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Protecting the public’s right to mental health access 

Kaushal Ranasinghe

The activist group “Youth for Tomorrow” has initiated, drafted, and submitted a petition to be presented at Parliament, asking for the protection of the public’s right to proper mental health access, drawing attention to the fact that there are no mechanisms in place to regulate so-called professionals such as psychologists, therapists, and counsellors offering mental health services.  

Speaking to Brunch, MP Rohini Kumari Wijerathna of Matale shared that she will be introducing the document in Parliament, adding that it is of grave concern that there is no existing authority that regulates these mental health service providers. She noted that considering the current state of affairs where the public is in the midst of a pandemic, which is a novel and difficult situation, many are under immense emotional pressure, and in a country where there are survivors of a civil war who have suffered greatly, mental health is a requisite, and therefore it must be regulated. 

The petition was prompted by a recent troubling incident – statements made by a person by the name of Ama Dissanayake, identified as a psychiatrist/therapist; often featured in mainstream media in Sri Lanka, where she refers to homosexuality as a mental illness and transgender identity to be a “social perversion”. Dissanayake further points out that it is possible to “health the homosexual disorder”, a statement which is most concerning, as this would then deceive parents and loved ones of those in the LGBT community, encouraging harmful conversion therapy.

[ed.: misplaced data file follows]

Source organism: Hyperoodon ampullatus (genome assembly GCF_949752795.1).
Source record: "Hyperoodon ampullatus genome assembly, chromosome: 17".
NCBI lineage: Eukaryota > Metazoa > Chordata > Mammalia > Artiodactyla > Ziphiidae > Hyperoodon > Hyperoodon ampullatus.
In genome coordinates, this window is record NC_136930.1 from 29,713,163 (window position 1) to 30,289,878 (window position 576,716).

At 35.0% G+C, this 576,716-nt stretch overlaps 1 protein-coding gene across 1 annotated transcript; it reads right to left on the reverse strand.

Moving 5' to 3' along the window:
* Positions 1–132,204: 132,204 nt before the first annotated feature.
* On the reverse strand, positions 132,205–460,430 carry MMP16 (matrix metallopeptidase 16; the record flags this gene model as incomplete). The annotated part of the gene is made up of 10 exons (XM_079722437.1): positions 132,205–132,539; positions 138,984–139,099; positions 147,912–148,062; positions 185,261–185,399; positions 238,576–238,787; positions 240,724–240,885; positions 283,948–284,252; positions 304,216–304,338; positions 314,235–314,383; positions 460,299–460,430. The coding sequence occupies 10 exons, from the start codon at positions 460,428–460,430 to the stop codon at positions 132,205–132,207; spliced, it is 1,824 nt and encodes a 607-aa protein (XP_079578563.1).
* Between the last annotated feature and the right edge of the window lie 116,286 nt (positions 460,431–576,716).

Factually, in 1990, the World Health Organisation confirmed that homosexuality is not a mental illness/disorder, and psychiatrists in Sri Lanka assist transgender individuals in determining their gender and undergoing hormone therapy. The common law of Sri Lanka allows one to change one’s identity upon transitioning. 

This incident has drawn attention to the glaring lack of regulation in the island with regard to mental health services offered by persons claiming to be professionals. Speaking at the event, Human Rights Activist Kaushal Ranasinghe commented that at present, counselling and psychology without clinical training or professional technical knowledge or expertise has become a profit-making industry, where persons with bare minimum qualifications – often with just a diploma or a certificate – set up their own establishments and provide services to the public. 

Pradeep Gunaratne

He stated that it has been observed by social activists that the risk factor has greatly increased owing to the pandemic, and the fact that people are living in a state of fear and stress. With the increased awareness of the importance of mental health and seeking professional help, there are many who would reach out to such “therapists or counsellors” for help. 

Therefore, Ranasinghe urged media agencies, relevant health authorities, the Government, and the people to boycott the establishments of these questionable professionals, and bring about proper mechanisms to regulate these services. 

Adding to the conversation, mental health professional qualified in counselling psychology, occupational therapy, and community mental health Pradeep Gunaratne shared that a large portion of society is currently living in a state of “cumulative stress”. Direct stresses resulting in the state of fear, fear of contracting the illness, and also indirect stress like financial difficulties faced by many, and finally the drastic change to the “norm” for example prolonged exposure to entities you would otherwise have limited interactions with, he said pointing out the increase in cases of domestic violence.